Game threeEdit

The series shifted to the Pengrowth Saddledome in Calgary, where Flames goalie Miikka Kiprusoff and the Calgary defense completely stonewalled the Tampa Bay attack, which only took 21 shots in a 3–0 Flames victory. Simon scored the first Calgary goal in the second period, and Shean Donovan and Iginla added goals to ice the game.

This was the first Stanley Cup Finals game in Canada since Game 6 of the 1994 Finals, when the Vancouver Canucks won at home against the New York Rangers.

Game fourEdit

With a chance to take a commanding 3–1 series lead, Calgary was shut out by Lightning goalie Nikolai Khabibulin, who recorded his fifth shutout of the postseason, a 29-save shutout, in a 1–0 Tampa Bay victory, with the game's lone goal being scored by Brad Richards three minutes into the game.

Game fiveEdit

The series returned to Tampa Bay tied, 2–2, for a critical game five, and Calgary pulled off a 3–2 overtime victory to move within one win from the Stanley Cup. After Gelinas and St. Louis traded goals in the first period, Iginla scored for Calgary late in the second period. However, Fredrik Modin tied the game for the Lightning 37 seconds into the third period. The 2–2 score held until after 14:40 had gone by in overtime, when Oleg Saprykin's first goal since the first round won the game for the Flames.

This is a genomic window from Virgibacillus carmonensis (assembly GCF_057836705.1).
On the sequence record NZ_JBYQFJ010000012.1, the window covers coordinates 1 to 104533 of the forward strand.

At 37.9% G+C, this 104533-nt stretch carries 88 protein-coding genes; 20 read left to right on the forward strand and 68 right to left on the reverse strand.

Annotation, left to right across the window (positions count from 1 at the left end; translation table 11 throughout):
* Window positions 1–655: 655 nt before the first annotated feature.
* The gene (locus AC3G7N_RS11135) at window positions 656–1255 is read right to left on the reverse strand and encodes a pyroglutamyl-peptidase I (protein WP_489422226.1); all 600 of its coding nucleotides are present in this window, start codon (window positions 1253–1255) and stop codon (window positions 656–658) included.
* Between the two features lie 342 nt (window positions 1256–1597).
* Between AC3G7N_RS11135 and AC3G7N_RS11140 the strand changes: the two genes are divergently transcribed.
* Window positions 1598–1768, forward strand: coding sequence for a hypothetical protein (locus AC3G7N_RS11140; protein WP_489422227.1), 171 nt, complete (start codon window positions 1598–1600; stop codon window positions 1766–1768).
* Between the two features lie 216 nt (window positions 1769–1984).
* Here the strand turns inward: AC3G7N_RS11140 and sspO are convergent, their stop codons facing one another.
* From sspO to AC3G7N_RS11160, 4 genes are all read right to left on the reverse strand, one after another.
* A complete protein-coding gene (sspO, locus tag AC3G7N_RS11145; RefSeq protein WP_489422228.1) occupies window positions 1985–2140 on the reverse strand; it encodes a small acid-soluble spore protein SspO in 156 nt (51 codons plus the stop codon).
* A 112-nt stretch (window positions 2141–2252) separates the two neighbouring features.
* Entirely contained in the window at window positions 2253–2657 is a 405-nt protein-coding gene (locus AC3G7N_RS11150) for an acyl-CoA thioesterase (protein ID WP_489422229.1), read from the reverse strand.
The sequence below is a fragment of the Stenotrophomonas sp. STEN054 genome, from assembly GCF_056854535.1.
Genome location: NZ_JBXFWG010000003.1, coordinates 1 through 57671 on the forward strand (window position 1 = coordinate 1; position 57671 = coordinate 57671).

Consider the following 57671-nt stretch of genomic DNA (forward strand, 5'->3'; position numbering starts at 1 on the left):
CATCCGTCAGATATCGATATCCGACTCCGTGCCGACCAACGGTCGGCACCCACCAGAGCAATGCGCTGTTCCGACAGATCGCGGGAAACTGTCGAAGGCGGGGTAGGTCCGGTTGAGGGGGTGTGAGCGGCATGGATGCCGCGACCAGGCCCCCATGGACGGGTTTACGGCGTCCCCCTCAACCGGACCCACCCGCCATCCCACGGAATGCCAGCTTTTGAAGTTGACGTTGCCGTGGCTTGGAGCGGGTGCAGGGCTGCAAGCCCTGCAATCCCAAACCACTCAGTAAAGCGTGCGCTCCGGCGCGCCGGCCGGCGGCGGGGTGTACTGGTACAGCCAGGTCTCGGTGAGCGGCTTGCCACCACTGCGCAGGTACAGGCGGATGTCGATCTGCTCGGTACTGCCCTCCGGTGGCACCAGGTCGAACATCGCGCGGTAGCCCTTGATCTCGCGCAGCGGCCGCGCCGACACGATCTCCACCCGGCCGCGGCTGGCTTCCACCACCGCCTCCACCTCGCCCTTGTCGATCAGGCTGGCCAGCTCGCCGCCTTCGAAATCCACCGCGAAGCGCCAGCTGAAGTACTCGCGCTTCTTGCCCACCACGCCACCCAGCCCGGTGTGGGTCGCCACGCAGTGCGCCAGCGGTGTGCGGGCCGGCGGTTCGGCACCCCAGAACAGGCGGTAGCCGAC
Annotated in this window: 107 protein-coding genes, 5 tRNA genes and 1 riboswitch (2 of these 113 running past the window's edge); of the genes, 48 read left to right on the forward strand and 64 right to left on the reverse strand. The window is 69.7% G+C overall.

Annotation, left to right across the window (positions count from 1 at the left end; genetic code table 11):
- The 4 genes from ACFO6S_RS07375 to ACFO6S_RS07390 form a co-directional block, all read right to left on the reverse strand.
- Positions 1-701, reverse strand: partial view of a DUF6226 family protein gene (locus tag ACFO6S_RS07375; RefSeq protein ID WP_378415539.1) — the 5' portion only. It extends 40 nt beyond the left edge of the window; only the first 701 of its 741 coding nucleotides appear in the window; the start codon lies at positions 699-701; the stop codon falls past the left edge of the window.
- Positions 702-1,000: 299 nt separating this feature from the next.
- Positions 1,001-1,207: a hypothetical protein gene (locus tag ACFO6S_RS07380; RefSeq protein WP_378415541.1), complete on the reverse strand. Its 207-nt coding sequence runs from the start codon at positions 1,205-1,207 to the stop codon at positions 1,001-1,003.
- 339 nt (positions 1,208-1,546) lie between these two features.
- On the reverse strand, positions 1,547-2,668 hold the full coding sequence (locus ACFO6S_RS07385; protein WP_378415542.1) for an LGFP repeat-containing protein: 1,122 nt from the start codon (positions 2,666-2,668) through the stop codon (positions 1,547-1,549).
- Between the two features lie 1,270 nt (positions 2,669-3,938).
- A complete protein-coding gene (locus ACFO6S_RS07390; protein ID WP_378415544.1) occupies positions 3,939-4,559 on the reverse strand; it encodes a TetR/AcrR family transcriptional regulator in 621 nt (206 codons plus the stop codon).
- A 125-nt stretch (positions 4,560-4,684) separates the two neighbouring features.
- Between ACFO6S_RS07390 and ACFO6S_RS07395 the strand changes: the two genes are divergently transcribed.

Game sixEdit

Back to Calgary for game six, each team scored two second-period goals, with Richards scoring two for the Lightning and Chris Clark and Marcus Nilson for the Flames. In the third period, there was a dispute over a Martin Gelinas shot that appeared to have gone in. A review from one unorthodox camera angle showed the puck would appear to have crossed the goal line before Khabibulin's pad dragged it out, though another camera did show the puck had been knocked several inches above the goal line in front of Khabibulin's pad. Although it never was reviewed, it was officially inconclusive. The game entered overtime with the Flames needing only a single goal to win the Stanley Cup. Thirty-three seconds into double overtime, St. Louis put in the game-winner for the Lightning to force a winner-take-all game seven in Tampa Bay.